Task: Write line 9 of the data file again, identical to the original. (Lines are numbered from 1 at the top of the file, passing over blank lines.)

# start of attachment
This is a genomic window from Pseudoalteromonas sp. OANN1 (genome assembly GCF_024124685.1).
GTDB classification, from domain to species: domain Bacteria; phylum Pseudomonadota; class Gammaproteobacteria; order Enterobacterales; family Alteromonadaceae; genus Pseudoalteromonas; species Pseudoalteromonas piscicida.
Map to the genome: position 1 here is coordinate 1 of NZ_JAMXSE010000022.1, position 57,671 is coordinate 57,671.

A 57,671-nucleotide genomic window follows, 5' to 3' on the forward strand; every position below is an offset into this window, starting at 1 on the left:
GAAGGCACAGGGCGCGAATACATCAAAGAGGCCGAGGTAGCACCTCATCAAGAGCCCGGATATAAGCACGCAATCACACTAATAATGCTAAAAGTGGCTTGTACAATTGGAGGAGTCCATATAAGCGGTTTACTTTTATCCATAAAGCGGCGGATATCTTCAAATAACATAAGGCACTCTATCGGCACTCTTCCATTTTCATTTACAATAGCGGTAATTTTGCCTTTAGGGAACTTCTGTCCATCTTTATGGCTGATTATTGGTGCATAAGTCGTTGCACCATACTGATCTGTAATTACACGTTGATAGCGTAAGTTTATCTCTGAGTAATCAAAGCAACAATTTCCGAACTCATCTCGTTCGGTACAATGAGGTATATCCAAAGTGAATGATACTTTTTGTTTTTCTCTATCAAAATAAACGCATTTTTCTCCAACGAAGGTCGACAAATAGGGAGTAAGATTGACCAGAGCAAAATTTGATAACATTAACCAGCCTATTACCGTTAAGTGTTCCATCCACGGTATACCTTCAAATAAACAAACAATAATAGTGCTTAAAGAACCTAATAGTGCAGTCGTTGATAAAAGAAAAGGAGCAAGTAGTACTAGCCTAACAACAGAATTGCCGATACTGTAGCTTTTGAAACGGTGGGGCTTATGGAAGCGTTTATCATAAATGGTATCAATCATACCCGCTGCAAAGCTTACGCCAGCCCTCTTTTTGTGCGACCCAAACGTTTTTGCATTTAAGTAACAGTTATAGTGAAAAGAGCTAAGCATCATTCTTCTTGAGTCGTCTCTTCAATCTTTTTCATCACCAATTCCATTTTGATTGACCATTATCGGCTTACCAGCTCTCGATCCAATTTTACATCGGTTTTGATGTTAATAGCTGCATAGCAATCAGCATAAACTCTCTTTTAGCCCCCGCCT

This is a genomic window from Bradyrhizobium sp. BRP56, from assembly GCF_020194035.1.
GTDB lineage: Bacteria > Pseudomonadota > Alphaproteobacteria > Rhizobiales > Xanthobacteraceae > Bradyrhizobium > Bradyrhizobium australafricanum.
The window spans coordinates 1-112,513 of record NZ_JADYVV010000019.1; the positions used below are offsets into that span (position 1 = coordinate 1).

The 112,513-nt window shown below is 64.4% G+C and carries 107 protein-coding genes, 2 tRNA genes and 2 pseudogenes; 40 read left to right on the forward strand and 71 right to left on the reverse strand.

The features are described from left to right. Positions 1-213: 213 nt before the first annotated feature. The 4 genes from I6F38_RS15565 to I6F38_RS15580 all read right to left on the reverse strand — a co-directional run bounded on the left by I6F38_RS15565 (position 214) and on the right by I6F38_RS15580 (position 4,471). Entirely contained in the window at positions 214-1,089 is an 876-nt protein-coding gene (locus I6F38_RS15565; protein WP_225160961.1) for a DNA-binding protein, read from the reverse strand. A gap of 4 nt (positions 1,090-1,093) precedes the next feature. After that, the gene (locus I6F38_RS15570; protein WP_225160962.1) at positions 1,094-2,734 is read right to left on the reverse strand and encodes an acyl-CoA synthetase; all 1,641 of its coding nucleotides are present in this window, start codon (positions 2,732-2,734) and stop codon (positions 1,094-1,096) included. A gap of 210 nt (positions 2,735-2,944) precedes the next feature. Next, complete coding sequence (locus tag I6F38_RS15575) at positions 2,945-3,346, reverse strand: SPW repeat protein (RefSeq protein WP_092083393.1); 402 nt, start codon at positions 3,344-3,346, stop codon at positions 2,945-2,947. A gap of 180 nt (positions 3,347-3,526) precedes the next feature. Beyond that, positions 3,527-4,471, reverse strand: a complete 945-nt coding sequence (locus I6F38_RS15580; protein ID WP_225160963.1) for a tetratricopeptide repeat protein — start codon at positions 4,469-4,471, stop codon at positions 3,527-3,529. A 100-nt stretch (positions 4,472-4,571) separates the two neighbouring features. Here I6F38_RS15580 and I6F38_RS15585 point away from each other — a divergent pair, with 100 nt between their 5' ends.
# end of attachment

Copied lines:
The 112,513-nt window shown below is 64.4% G+C and carries 107 protein-coding genes, 2 tRNA genes and 2 pseudogenes; 40 read left to right on the forward strand and 71 right to left on the reverse strand.